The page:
This week I created a caricature of my teacher, Mr. Twitchell.



First, I started with this shot.  The white-balance eye-dropper tool was the only thing used on this.



Then after a few modifications, I got this.  His head was surprisingly hard to modify into a shape that could easily fit onto a smaller neck.  The lanyard also proved to be a difficulty.  The backdrop, however, proved to be the most difficult to work with, because, if you didn’t notice, there was a little crease in it.  This crease created to different light gradients on either side of it.  This made it so that when his head was roughly selected some of the uneven areas of light would be placed on areas that did not match up.  I then had to get really close into his head and shave off the bright whites that didn’t fit.  Some of this brightness is still there, which is something that felt I could no longer easily and without migraine fix.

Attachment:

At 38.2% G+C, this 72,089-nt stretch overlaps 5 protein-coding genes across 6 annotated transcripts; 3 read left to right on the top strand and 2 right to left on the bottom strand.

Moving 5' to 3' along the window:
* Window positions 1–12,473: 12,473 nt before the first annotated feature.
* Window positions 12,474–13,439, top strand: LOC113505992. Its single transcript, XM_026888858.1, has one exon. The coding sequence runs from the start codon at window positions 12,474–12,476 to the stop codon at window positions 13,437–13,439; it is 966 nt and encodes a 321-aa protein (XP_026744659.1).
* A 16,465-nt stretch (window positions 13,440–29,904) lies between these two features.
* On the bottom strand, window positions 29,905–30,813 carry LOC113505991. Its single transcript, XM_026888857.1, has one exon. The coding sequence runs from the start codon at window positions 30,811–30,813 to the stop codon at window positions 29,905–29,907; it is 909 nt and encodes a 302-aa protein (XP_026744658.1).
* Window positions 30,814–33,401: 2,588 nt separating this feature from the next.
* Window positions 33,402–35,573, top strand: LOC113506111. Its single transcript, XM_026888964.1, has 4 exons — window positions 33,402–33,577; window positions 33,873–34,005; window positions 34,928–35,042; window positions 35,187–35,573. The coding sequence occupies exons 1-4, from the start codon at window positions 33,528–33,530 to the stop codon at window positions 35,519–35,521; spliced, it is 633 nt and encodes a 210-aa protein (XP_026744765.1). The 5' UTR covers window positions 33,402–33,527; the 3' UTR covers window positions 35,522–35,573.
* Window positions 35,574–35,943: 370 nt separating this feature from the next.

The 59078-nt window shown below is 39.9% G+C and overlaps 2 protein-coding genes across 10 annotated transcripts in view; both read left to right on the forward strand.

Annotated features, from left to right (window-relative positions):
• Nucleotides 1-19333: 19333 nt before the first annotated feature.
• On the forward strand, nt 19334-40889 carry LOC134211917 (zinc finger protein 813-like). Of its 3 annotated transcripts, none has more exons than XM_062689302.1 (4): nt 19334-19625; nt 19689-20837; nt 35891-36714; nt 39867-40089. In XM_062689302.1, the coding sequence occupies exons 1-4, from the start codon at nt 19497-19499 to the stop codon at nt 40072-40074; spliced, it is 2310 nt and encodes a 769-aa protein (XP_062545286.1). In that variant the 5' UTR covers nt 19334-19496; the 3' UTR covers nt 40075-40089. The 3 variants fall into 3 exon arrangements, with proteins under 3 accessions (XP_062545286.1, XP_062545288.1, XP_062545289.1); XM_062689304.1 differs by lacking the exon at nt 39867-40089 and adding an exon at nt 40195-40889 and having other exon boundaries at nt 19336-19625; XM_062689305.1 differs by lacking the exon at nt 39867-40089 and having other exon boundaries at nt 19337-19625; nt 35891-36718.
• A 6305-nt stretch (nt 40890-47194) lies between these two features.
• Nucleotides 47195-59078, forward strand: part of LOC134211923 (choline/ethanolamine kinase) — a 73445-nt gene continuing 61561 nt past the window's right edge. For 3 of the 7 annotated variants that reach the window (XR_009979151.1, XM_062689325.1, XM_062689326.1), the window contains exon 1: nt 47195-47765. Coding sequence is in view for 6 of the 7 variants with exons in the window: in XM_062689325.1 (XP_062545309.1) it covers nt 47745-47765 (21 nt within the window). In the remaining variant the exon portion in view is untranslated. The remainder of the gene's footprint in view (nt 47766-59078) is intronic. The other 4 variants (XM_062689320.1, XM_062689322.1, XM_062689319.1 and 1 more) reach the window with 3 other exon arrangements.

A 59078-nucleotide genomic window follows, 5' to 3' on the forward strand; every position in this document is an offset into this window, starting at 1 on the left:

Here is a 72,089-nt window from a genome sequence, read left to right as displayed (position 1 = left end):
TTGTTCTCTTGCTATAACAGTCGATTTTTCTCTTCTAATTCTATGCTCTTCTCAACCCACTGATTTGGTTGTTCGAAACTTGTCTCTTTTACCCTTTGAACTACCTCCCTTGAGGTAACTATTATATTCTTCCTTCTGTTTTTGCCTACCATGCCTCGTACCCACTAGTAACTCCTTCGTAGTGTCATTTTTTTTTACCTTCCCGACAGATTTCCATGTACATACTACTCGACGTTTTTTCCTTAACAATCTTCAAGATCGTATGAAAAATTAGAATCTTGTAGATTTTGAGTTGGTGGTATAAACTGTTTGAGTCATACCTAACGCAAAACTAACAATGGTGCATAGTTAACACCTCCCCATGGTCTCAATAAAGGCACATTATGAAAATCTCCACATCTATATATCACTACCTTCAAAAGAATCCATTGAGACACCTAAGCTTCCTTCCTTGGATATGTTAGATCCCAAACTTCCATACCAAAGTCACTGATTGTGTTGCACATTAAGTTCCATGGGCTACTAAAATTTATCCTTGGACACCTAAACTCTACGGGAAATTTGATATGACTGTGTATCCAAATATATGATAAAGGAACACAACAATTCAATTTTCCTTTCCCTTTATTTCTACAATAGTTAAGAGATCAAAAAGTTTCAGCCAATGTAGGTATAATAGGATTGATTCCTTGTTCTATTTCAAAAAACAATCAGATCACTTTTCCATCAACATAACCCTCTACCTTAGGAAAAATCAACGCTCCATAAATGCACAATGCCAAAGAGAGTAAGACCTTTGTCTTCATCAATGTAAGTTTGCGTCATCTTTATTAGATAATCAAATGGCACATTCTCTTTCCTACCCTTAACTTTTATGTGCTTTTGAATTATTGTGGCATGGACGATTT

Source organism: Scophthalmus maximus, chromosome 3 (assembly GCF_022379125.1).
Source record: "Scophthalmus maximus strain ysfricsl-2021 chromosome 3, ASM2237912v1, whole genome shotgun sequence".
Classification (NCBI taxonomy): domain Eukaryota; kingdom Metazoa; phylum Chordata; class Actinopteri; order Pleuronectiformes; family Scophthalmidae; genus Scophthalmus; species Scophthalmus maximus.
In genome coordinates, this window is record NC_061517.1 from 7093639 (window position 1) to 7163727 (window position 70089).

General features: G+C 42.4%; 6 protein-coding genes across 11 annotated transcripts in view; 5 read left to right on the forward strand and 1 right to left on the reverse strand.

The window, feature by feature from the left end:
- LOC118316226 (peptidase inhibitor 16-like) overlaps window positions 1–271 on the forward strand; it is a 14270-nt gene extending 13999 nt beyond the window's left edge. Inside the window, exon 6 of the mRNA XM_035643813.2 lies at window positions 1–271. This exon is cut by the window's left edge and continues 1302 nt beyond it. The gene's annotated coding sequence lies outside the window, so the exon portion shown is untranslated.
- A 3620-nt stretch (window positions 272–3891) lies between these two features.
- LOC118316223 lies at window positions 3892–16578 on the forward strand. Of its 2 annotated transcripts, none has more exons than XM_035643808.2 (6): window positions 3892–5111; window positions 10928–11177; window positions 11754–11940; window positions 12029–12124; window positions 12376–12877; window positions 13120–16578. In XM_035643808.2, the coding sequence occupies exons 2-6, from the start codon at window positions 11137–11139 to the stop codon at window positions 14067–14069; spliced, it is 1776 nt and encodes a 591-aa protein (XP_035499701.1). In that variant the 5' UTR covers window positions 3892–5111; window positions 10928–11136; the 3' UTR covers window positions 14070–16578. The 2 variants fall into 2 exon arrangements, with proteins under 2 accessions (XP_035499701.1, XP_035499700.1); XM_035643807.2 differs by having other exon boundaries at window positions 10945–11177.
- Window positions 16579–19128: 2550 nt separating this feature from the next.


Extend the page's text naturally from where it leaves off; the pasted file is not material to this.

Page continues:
I wish I had a link to the tutorial that this was done on, but I only had an offline copy.  The basic steps were to transform the head and use the mesh within transform to manipulate proportions.  The liquify tool was also used so that eyes could be enlarged and a nose could be manipulated.


This was done using the aid of this link:


This was rather interesting to do.  It was not that difficult once I had all the features caricatured.  The only shortcoming was with the beard.  His mustache and beard are separate entities, but because I got a little overzealous with my shading, they became one entity.  I also may have feathered the brushes a little to much.  It doesn’t quite look enough like a cartoon because of this.  This definitely adds an interesting touch.


All in all (what a cliché), this was not a difficult project, but it was time consuming.  I would have been more difficult had I not placed a concerted in it.  It didn’t turn out perfectly, but if one is striving for perfection, one will also be disappointed.  This type of item should not be perfect, because it adds to the caricatured and comedic value.  It also makes for a good critique.


2 thoughts on “Caricature

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